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OUTDOOR COLUMN: Spring turkeys not my cup of tea

Bob Kornegay

Bob Kornegay

Okay, I know it’s the middle of winter, but this spring-like weather has me thinking about turkey hunting. Not in the way one might suspect, either. When it comes to preseason turkey cogitation, I’m not apt to sigh wistfully, dust off my box call and sit around catatonically clucking and yelping.

There’s something strange about a springtime turkey season, something that leaves me feeling weird. Maybe that’s the reason I don’t do a lot of turkey hunting.

Don’t get me wrong. I wholeheartedly agree the pursuit of this noble bird is a worthy, challenging and exciting pastime. I just can’t get over how it makes me feel a little eerie (and leery) doing it in the spring.

Maybe I just somehow don’t feel quite “natural” toting a shotgun in March or April. I’m one of those who feel more comfortable with a fishing rod in my hand when the leaf buds begin to open. I also prefer sauntering along a beaten path looking at songbirds and wildflowers that time of year.

That’s it in a nutshell, I suspect. The beaten path. A trail I don’t particularly like to veer from when the weather starts to warm. You see, there are other critters besides turkeys stirring.

For example, if I’m squirrel hunting in December or January, sitting quietly with my back against a comfortable tree, an unseen rustle in the dry leaves conjures up images of such innocuous creatures as squirrels, chipmunks, or mice. The same rustling in the spring spells S-N-A-K-E. Forget the fact that snakes seldom make noise, even in dry leaves. It’s just that I know they are active in springtime and quite likely to be encountered in places conducive to turkey hunting. Not that I fear snakes particularly. I just prefer knowing exactly where they are and would rather be in an upright position when I encounter one. It’s difficult to run or leap 10 feet into the air while sitting flat on your butt with your knees tucked under your chin.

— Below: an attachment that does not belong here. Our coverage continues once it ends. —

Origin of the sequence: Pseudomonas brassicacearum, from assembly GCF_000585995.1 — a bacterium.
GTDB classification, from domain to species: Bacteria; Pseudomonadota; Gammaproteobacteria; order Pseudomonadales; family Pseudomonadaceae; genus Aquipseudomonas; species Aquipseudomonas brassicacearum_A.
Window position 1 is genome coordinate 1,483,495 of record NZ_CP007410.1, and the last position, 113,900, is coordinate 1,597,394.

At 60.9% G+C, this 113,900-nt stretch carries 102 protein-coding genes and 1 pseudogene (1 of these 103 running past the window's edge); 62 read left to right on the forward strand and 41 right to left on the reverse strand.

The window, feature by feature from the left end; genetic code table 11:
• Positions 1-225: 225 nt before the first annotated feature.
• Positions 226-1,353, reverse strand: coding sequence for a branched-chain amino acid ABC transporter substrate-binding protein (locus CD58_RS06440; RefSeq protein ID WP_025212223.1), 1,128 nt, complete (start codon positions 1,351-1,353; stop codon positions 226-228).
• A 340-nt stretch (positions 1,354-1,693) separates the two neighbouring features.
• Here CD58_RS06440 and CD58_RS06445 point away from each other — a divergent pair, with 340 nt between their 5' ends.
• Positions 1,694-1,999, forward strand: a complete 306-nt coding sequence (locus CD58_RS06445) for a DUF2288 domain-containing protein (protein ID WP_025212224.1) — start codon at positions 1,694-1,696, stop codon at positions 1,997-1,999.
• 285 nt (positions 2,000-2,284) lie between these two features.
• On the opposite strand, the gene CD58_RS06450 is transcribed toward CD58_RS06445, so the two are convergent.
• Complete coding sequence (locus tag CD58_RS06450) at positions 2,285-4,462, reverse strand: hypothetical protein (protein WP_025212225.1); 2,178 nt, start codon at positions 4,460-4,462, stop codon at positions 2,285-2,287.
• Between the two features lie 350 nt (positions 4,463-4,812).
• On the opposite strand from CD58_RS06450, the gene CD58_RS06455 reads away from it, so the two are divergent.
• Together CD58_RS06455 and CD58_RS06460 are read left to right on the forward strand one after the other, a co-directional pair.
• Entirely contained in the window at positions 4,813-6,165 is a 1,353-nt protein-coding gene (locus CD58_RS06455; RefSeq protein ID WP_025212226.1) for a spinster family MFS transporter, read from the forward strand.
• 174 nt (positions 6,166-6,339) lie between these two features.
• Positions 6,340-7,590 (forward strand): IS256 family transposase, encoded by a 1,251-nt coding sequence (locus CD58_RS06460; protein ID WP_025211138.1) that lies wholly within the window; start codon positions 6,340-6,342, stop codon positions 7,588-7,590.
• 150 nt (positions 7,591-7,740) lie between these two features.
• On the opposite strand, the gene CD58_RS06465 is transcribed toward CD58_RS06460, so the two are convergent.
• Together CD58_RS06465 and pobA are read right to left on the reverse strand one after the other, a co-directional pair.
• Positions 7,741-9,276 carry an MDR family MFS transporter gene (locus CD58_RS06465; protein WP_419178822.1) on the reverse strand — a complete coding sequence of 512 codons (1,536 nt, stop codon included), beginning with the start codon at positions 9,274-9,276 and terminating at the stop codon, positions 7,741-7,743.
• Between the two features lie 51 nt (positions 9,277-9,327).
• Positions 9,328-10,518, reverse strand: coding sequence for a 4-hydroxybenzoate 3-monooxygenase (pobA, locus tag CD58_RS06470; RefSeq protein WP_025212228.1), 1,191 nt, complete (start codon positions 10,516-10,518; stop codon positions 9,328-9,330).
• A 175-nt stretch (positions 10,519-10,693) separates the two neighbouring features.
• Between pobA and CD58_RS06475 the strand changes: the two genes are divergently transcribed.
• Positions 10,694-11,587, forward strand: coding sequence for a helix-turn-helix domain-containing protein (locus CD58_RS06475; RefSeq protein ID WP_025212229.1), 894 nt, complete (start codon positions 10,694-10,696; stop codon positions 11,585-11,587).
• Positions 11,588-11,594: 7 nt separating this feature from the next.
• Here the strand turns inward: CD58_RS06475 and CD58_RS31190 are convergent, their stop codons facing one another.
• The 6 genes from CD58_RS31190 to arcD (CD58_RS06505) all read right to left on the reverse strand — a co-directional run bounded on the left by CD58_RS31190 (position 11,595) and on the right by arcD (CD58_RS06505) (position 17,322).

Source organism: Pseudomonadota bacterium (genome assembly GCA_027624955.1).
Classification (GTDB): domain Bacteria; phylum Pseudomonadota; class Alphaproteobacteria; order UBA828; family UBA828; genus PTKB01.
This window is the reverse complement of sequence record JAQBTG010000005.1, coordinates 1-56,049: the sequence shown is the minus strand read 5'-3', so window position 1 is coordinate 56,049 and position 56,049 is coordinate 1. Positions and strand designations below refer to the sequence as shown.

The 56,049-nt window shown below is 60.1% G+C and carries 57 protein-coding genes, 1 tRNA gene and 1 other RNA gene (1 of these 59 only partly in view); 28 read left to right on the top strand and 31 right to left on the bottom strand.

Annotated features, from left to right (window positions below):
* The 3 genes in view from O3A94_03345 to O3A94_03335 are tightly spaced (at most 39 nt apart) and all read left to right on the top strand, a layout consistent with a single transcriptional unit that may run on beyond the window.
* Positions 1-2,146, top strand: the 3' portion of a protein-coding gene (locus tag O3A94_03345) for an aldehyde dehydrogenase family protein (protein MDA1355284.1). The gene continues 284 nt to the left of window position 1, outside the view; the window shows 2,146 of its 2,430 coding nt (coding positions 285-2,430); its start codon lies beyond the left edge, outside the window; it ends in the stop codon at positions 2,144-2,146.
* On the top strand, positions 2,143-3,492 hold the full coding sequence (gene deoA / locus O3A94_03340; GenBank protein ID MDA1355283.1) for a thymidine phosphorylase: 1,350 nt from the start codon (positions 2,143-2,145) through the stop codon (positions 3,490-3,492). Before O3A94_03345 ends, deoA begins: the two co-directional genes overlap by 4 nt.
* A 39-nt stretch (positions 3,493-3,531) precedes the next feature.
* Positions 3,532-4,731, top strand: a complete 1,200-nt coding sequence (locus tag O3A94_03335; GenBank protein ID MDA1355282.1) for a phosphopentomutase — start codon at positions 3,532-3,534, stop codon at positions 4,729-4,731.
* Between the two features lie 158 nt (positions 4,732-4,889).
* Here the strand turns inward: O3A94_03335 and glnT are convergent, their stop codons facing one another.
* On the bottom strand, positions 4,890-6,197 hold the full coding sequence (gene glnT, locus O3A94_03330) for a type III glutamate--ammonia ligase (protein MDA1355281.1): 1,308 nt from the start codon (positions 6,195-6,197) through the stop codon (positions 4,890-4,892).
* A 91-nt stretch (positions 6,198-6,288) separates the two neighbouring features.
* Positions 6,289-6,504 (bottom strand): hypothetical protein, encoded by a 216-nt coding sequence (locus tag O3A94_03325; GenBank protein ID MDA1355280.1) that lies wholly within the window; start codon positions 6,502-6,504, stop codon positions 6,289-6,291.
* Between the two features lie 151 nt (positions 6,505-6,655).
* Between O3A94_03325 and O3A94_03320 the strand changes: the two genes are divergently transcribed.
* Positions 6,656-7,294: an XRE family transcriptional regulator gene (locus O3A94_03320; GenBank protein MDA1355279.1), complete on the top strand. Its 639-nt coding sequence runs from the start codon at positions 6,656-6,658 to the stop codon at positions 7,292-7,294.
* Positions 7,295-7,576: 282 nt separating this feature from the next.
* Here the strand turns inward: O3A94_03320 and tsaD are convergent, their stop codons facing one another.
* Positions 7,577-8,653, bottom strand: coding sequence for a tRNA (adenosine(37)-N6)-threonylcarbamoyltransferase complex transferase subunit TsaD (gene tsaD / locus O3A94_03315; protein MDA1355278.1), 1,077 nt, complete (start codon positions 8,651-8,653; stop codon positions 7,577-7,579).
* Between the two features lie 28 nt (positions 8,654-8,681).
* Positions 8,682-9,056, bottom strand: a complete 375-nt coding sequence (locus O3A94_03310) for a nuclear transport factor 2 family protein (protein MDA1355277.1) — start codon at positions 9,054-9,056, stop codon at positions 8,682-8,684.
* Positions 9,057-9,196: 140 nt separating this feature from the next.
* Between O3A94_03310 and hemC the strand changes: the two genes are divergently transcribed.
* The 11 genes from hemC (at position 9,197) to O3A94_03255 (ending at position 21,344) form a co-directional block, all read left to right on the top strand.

A friend of mine from Mississippi once chose as a turkey blind a big hole in the ground conveniently left for him by a huge uprooted oak tree. He hopped into the hole one morning in the predawn darkness and, as he descended, his flashlight beam lit upon a coiled cottonmouth nestled at the bottom. That morning, he explained, he perfected a new track-and-field event he calls an “unjump.” He simply stopped in midair, reversed direction and leapt backward out of the hole, feet never touching the ground or the snake.

Sounds unbelievable, I know, but I bought the story. Snakes can motivate human activities that defy logic, reason and gravity. I’ve “unjumped” a time or two myself.

A fellow outdoor writer once wrote that springtime turkey hunting, for him, is a “pure, magical experience.” I agree. The magic involves every living and nonliving thing within range of one’s sensory perception changing from its original form into a snake. That includes everything from tiny lizards that dart across the top of your boots to native azaleas that brush their leaves lightly against your earlobe in a morning breeze.

I experienced this “magic” once while trying to photograph a big gobbler it had taken my partner the better part of an hour to call in. As I was about to trigger my camera, a 12-inch sprig of wild fennel somehow worked its way up the leg of my pants, turning itself into something virulently venomous and scaly. When the brushy little twig passed the top of my sock and touched naked flesh, I squealed loudly and depressed the shutter button, causing the Nikon’s auto-wind to go off like a Thompson submachine gun. I wound up with 34 wonderful photos of blurred treetops and two pictures of what I took to be a turkey’s rear end getting smaller and smaller as it fled the scene.

“I can’t believe you did that,” my buddy later said. “I had no idea you had that much fear in you. Why, I’ve been huntin’ with you in bear country and you never batted an eye. What gives?”

“My friend,” I replied, “ask me again after a bear runs up my britches’ leg!.”

‘Nuff said.

Let’s go fishing.